(Today we’re interviewing Shane Curcuru about the recent issues reported with Facebook’s React.js software’s BSD + PATENTS file license, and what the Apache Software Foundation (ASF) has to do with it all. Shane serves in a leadership position at the ASF, but he wants you to know he’s speaking only as an individual here; this does not represent an official position of the ASF.)
UPDATE: Facebook has relicensed React.js as well as some other software under the MIT license, without the FB+PATENTS file. That’s good news, in general!
Hello and welcome to our interview about the recent licensing kerfuffle around Facebook’s React.js software, and the custom license including a custom PATENTS file that Facebook uses for the software.
Continue reading FAQ for Facebook React.js BSD + PATENTS License issue with the Apache Software Foundation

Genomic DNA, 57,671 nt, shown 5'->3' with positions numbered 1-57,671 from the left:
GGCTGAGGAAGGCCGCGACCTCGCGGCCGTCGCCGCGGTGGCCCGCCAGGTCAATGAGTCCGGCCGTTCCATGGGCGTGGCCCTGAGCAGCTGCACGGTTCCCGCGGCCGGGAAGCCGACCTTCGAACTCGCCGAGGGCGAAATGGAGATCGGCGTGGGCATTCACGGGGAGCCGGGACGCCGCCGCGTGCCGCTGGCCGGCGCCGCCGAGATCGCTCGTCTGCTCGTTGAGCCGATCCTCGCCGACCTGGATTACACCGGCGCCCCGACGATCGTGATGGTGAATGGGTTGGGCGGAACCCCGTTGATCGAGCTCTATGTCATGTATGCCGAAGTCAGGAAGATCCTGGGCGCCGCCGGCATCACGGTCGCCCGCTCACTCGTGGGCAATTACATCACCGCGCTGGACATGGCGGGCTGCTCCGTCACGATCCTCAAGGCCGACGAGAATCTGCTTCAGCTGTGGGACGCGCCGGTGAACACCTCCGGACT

There are really three aspects to your project’s decision (to use React.js or not based on the BSD+Patents license), and it’s important to consider each of them. You really need to consider which aspects are important to your project’s success — and which ones don’t really matter to you.
(See the updated FAQ about the PATENTS issue on Medium!)
- Legal — both details of the license and PATENTS file that Facebook offers React.js under, and some realistic situations where the patent clauses might actually come into play (which is certainly rare in court, but it’s the chilling effect of uncertainty that’s the issue)
- Technology — are other libraries sufficiently functional to provide the features your project needs? Does a project have the capacity to make a change, if they decided to?
- Community — how does the rest of the open source community-of-communities see the issue, and care about your choices? This includes both future buyers of a startup, as well as future partners, as well as future talent (employees) or contributors (open source developers).
Continue reading Three React-ions to the Facebook PATENTS License